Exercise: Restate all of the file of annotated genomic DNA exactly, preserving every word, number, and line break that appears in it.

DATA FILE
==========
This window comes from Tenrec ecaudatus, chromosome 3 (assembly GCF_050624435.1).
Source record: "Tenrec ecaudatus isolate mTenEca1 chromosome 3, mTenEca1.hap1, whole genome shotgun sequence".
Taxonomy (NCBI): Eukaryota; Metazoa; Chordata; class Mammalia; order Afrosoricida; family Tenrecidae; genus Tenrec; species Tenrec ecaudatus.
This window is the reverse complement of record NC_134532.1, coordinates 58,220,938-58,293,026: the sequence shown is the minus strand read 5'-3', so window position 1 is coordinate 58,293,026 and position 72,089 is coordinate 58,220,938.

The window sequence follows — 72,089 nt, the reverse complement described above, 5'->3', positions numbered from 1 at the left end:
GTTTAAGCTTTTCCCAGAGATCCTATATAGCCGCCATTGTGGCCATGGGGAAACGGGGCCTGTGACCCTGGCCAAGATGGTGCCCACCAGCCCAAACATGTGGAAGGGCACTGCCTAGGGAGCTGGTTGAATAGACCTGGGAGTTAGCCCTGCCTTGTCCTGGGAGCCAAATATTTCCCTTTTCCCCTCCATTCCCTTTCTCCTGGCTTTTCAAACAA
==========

This window comes from Tenrec ecaudatus, chromosome 3 (assembly GCF_050624435.1).
Source record: "Tenrec ecaudatus isolate mTenEca1 chromosome 3, mTenEca1.hap1, whole genome shotgun sequence".
Taxonomy (NCBI): Eukaryota; Metazoa; Chordata; class Mammalia; order Afrosoricida; family Tenrecidae; genus Tenrec; species Tenrec ecaudatus.
This window is the reverse complement of record NC_134532.1, coordinates 58,220,938-58,293,026: the sequence shown is the minus strand read 5'-3', so window position 1 is coordinate 58,293,026 and position 72,089 is coordinate 58,220,938.

The window sequence follows — 72,089 nt, the reverse complement described above, 5'->3', positions numbered from 1 at the left end:
GTTTAAGCTTTTCCCAGAGATCCTATATAGCCGCCATTGTGGCCATGGGGAAACGGGGCCTGTGACCCTGGCCAAGATGGTGCCCACCAGCCCAAACATGTGGAAGGGCACTGCCTAGGGAGCTGGTTGAATAGACCTGGGAGTTAGCCCTGCCTTGTCCTGGGAGCCAAATATTTCCCTTTTCCCCTCCATTCCCTTTCTCCTGGCTTTTCAAACAA